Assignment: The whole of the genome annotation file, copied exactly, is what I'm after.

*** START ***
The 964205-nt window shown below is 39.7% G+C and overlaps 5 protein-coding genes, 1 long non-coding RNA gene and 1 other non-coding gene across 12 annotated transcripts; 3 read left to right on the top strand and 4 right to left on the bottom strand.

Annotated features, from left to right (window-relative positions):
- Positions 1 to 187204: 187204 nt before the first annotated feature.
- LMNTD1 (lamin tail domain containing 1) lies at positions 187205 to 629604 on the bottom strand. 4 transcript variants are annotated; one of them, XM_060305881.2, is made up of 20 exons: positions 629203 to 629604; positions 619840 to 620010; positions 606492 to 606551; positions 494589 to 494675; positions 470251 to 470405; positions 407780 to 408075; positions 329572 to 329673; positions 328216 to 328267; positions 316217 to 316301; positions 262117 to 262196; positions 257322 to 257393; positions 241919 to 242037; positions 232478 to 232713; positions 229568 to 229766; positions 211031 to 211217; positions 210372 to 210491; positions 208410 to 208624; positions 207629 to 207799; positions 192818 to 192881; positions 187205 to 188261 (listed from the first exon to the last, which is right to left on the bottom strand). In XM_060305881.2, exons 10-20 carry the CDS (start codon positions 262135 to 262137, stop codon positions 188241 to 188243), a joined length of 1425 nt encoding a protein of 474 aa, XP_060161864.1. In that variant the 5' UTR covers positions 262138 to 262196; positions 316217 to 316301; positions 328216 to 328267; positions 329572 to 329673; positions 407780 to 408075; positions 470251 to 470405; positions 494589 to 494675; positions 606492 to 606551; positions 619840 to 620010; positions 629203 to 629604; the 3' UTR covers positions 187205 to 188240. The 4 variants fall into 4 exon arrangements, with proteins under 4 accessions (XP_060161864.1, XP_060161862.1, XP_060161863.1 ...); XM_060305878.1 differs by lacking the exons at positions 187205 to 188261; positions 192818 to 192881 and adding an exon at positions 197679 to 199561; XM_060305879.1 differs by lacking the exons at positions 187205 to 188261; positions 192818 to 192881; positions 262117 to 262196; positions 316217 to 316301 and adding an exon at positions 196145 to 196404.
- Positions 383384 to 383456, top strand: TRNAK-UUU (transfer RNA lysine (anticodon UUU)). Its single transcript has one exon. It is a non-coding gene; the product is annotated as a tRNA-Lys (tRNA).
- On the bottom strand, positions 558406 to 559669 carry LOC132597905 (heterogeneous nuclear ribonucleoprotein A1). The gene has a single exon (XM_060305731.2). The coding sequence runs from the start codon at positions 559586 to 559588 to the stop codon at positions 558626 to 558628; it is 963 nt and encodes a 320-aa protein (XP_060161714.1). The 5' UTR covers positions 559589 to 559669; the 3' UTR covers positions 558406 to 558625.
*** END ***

The 964205-nt window shown below is 39.7% G+C and overlaps 5 protein-coding genes, 1 long non-coding RNA gene and 1 other non-coding gene across 12 annotated transcripts; 3 read left to right on the top strand and 4 right to left on the bottom strand.

Annotated features, from left to right (window-relative positions):
- Positions 1 to 187204: 187204 nt before the first annotated feature.
- LMNTD1 (lamin tail domain containing 1) lies at positions 187205 to 629604 on the bottom strand. 4 transcript variants are annotated; one of them, XM_060305881.2, is made up of 20 exons: positions 629203 to 629604; positions 619840 to 620010; positions 606492 to 606551; positions 494589 to 494675; positions 470251 to 470405; positions 407780 to 408075; positions 329572 to 329673; positions 328216 to 328267; positions 316217 to 316301; positions 262117 to 262196; positions 257322 to 257393; positions 241919 to 242037; positions 232478 to 232713; positions 229568 to 229766; positions 211031 to 211217; positions 210372 to 210491; positions 208410 to 208624; positions 207629 to 207799; positions 192818 to 192881; positions 187205 to 188261 (listed from the first exon to the last, which is right to left on the bottom strand). In XM_060305881.2, exons 10-20 carry the CDS (start codon positions 262135 to 262137, stop codon positions 188241 to 188243), a joined length of 1425 nt encoding a protein of 474 aa, XP_060161864.1. In that variant the 5' UTR covers positions 262138 to 262196; positions 316217 to 316301; positions 328216 to 328267; positions 329572 to 329673; positions 407780 to 408075; positions 470251 to 470405; positions 494589 to 494675; positions 606492 to 606551; positions 619840 to 620010; positions 629203 to 629604; the 3' UTR covers positions 187205 to 188240. The 4 variants fall into 4 exon arrangements, with proteins under 4 accessions (XP_060161864.1, XP_060161862.1, XP_060161863.1 ...); XM_060305878.1 differs by lacking the exons at positions 187205 to 188261; positions 192818 to 192881 and adding an exon at positions 197679 to 199561; XM_060305879.1 differs by lacking the exons at positions 187205 to 188261; positions 192818 to 192881; positions 262117 to 262196; positions 316217 to 316301 and adding an exon at positions 196145 to 196404.
- Positions 383384 to 383456, top strand: TRNAK-UUU (transfer RNA lysine (anticodon UUU)). Its single transcript has one exon. It is a non-coding gene; the product is annotated as a tRNA-Lys (tRNA).
- On the bottom strand, positions 558406 to 559669 carry LOC132597905 (heterogeneous nuclear ribonucleoprotein A1). The gene has a single exon (XM_060305731.2). The coding sequence runs from the start codon at positions 559586 to 559588 to the stop codon at positions 558626 to 558628; it is 963 nt and encodes a 320-aa protein (XP_060161714.1). The 5' UTR covers positions 559589 to 559669; the 3' UTR covers positions 558406 to 558625.